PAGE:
Live at the Troubadour captures Sahm in his sweet spot. He’s coming off five years in California following a marijuana bust in Texas.
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The music life of Douglas Wayne Sahm spanned a half-century, beginning as a steel guitar child prodigy who appeared frequently on TV in his hometown of San Antonio and graced the stage of the Louisiana Hayride; and concluding in 1999 as the founder of the Tex-Mex supergroup The Texas Tornados, alongside Freddy Fender, Augie Meyers, and Flaco Jimenez.
Along the way, he sat on Hank Williams’ knee, watched T-Bone Walker articulate the modern electric blues guitar, had local hit rock and roll records while in high school, and stormed onto the Top 40 charts as the Sir Douglas Quintet, dressed up like an English band and sounding like one too with “She’s About A Mover.”
Live at the Troubadour captures Sahm in his sweet spot. He’s coming off five years in California following a marijuana bust in Texas, the Quintet having dissolved and reformed as Sahm experimented in the recording studio in San Francisco.
He’s moving back to Texas, is a couple months away from recording an album for Atlantic Records and Jerry Wexler with an all-star lineup that includes Bob Dylan, Dr. John, and Fathead Newman, and will soon reinvent himself as a cosmic cowboy in Austin before moving on to New Wave, blues, and country phases and establishing residencies in Sweden and Canada.
Four-fifths of the original Quintet are on hand: sidekick Augie Meyers, the maestro of syncopation on the Vox organ; Frank Morin, who sings harmonies and plays shakers, sax and harmonica; and drummer Johnny Perez, the former boxer who moved from San Antonio to Los Angeles to start his Amigos de Musica production company.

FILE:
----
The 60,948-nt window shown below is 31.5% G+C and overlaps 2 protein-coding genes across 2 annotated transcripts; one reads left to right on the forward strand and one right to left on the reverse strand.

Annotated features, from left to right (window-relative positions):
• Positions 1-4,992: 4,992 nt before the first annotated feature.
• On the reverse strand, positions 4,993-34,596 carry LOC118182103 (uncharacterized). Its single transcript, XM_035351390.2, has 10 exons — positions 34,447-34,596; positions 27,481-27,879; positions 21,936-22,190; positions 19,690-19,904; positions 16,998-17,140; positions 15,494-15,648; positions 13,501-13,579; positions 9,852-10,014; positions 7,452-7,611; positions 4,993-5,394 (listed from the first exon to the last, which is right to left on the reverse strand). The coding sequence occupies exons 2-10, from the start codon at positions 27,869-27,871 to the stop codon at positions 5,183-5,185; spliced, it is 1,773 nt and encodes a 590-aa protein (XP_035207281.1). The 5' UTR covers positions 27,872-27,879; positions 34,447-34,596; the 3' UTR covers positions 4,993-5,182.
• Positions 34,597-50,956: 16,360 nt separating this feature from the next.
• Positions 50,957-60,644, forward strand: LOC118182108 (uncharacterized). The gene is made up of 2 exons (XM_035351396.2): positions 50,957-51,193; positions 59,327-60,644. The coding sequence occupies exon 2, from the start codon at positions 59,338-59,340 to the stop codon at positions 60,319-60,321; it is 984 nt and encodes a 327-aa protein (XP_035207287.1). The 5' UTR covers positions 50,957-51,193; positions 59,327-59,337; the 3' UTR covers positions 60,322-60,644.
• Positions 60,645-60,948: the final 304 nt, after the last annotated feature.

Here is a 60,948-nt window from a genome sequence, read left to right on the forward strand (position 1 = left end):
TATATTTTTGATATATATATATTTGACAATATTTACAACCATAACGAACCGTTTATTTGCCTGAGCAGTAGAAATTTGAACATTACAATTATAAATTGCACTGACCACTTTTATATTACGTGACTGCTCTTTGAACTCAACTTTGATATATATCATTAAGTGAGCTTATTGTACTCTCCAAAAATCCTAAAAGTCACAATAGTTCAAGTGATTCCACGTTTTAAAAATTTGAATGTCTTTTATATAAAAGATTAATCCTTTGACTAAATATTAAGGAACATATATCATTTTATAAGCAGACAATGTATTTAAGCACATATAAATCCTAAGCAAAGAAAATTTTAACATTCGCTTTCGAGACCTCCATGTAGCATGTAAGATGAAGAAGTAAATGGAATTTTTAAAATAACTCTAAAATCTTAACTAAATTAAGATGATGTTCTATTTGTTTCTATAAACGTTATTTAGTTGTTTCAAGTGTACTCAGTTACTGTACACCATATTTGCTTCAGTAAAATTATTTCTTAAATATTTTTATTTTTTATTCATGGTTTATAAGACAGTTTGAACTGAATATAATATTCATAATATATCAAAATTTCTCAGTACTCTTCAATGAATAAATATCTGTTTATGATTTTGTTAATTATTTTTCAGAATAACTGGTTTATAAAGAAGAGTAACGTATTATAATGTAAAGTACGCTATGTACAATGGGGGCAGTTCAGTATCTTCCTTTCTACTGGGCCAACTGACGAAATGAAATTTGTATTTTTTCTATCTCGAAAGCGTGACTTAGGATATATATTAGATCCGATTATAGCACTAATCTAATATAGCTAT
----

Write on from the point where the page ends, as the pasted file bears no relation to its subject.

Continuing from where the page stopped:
Martin Fierro, the blazing saxophonist from El Paso who started playing with Sahm in California on the adventurous Honky Blues + 2 album and turned Doug on to quality cannabis, has come down from San Francisco for the gig. Jimmy Stallings, aka JJ Light, is the high-energy, relatively new addition to the Quintet.
It’s about as pure a performance as you’ll hear from Sahm, who in spite of an illustrious recording career spanning more than 20 albums and at least 50 singles, was first and foremost a live gig player.
The Troubadour audience is a tough one, offering applause as praise, not the dancing or whooping or hollering the band was used to in rowdier venues. Doug plays it straight, keeping his usual between-song patter to a minimum and tamping down his urge to respond to requests.
In return, we are treated to the Sir Douglas Quintet’s big hits played live as if they were in a concert hall – “She’s About A Mover,” “Mendocino,” “Dynamite Woman ” -- along with cool grooves like “And It Didn’t Even Bring Me Down” and “Tortilla Flats;” classic horn-driven R n B that Doug grew up with San Antonio (“Glad For Your Sake”), and his original Country & Western shuffle (replete with cosmic San Francisco hippie lyrics), “Be Real.” JJ Light’s “Heya Heya” is the unexpected treat, with Doug yielding the lead vocals to Jimmy Stallings while the band churns out that trademark SDQ backbeat behind him.
Authentic, all over the map, and sounding like it could have come from nowhere but Texas: that’s Doug Sahm and the Sir Douglas Quintet live and in person.
—Joe Nick Patoski
Lifelong Doug-Head, is the director of the documentary film
Sir Doug and the Genuine Texas Cosmic Groove